Cretans navigated the seas 130,000 years ago
It was a few years ago that a Greek-American archaeological team made a startling discovery – they found the oldest indications of seafaring and navigation in the world, in an area called Plakia on Crete Island in Greece. It is an incredibly important discovery that is given little attention, despite the fact that it reached the top ten discoveries of 2010. Their research is forcing scholars to rethink the maritime capabilities of early human and pre-human cultures.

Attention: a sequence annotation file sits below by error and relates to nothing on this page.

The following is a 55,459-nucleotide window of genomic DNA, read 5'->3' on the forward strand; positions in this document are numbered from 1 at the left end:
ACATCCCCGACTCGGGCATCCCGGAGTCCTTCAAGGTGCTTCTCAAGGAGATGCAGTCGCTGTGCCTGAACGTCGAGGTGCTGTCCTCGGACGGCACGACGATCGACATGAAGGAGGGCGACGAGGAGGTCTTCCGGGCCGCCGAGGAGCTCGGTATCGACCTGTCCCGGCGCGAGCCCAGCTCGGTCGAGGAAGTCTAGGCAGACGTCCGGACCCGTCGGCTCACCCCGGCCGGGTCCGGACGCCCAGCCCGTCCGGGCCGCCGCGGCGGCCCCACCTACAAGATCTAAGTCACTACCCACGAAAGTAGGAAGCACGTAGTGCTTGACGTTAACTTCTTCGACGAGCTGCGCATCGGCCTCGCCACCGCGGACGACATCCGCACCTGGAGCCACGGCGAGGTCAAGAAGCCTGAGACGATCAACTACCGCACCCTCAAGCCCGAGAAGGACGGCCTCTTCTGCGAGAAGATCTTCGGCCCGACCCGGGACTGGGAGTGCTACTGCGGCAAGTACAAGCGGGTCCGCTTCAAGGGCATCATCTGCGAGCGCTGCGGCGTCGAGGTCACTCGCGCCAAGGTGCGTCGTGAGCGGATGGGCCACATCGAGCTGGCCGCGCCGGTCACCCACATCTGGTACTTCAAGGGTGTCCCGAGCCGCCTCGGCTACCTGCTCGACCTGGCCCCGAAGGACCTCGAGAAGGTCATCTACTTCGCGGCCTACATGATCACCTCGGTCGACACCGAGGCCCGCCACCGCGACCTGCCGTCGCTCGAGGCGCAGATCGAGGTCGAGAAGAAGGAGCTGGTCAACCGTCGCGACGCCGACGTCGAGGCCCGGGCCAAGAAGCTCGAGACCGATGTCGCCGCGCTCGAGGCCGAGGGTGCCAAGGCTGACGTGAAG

The team of archaeologists were carrying out excavations in a gorge on the island of Crete when they discovered a Palaeolithic site in the canyon of Preveli, where more than 30 hand axes and hundreds of other stone tools, such as cleavers and scrapers, made from quartz were found scattered across more than 20 different locations. Until this discovery, it was believed that ancient humans reached Crete, Cyprus, a few other Greek islands, and possibly Sardinia, no earlier than 12,000 years ago. However, remarkably, the stone tools found at Parkia were dated to at least 130,000 years old.
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